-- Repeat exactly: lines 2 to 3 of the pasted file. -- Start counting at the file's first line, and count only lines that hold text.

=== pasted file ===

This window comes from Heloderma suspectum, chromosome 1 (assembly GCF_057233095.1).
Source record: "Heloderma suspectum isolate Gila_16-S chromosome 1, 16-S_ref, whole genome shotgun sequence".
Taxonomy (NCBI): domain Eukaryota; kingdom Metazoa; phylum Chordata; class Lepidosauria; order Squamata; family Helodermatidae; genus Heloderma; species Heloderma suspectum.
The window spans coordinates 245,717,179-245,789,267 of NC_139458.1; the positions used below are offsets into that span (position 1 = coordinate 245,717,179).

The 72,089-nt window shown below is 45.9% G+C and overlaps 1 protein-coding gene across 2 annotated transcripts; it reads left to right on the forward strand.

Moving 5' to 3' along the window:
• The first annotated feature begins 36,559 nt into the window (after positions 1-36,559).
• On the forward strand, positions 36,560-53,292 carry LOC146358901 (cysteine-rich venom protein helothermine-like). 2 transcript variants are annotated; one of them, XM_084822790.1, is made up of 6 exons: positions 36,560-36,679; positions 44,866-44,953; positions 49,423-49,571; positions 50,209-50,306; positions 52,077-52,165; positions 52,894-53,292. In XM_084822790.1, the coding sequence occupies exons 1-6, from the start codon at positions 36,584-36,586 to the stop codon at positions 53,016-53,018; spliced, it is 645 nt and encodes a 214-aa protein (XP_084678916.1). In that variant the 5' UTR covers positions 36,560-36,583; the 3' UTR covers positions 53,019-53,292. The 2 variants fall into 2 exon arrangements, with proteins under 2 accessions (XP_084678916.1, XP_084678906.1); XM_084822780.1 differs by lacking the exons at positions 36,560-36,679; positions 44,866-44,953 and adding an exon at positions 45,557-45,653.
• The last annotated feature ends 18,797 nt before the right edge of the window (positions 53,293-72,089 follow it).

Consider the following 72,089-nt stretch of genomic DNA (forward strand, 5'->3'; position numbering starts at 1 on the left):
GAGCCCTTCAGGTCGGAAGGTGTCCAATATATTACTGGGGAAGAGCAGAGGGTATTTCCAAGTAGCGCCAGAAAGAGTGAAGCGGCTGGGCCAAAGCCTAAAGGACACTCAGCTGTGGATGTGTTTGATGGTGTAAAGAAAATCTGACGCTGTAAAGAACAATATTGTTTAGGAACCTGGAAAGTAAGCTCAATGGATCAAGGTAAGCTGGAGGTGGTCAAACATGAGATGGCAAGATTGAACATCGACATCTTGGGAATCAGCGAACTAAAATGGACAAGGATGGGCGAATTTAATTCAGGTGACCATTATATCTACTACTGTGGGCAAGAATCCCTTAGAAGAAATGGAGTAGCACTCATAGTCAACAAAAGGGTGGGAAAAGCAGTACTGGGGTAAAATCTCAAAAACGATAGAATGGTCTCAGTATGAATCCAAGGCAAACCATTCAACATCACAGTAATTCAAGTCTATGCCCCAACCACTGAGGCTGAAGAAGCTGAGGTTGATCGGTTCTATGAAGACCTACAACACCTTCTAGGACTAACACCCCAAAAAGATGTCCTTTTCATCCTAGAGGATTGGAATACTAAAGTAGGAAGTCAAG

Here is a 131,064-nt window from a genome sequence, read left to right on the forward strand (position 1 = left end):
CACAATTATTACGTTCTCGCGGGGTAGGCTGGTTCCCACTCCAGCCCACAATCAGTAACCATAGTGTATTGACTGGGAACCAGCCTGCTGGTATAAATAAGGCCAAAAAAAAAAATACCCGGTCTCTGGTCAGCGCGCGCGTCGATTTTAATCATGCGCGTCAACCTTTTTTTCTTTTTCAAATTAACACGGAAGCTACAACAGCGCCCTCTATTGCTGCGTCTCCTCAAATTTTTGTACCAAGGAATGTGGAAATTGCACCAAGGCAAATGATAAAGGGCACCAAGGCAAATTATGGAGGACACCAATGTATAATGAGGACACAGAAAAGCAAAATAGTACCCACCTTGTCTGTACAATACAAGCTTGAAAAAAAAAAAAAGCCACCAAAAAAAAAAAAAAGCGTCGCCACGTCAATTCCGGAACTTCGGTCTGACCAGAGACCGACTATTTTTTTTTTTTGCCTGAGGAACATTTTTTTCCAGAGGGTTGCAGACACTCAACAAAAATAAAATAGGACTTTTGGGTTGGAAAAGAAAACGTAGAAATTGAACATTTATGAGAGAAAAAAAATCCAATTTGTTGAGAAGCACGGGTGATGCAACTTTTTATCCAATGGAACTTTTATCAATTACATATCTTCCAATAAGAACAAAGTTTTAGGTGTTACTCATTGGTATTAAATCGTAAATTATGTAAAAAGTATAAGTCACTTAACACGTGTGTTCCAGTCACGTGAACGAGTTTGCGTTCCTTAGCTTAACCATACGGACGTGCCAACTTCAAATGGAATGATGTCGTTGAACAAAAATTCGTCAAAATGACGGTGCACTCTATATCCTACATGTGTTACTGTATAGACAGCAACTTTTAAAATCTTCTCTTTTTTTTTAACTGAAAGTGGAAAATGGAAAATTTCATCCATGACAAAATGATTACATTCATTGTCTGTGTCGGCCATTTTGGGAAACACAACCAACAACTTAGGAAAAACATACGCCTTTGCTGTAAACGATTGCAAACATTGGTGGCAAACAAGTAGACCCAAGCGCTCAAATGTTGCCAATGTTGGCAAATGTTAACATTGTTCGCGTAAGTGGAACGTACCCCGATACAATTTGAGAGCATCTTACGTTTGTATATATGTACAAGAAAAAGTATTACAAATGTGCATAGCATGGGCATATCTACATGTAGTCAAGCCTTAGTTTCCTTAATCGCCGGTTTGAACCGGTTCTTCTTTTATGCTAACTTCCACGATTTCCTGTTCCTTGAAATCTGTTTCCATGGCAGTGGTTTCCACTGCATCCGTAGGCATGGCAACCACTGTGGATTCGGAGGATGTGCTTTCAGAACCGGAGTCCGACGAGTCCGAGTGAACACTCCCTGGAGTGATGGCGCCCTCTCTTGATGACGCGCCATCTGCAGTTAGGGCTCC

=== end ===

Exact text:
Source record: "Heloderma suspectum isolate Gila_16-S chromosome 1, 16-S_ref, whole genome shotgun sequence".
Taxonomy (NCBI): domain Eukaryota; kingdom Metazoa; phylum Chordata; class Lepidosauria; order Squamata; family Helodermatidae; genus Heloderma; species Heloderma suspectum.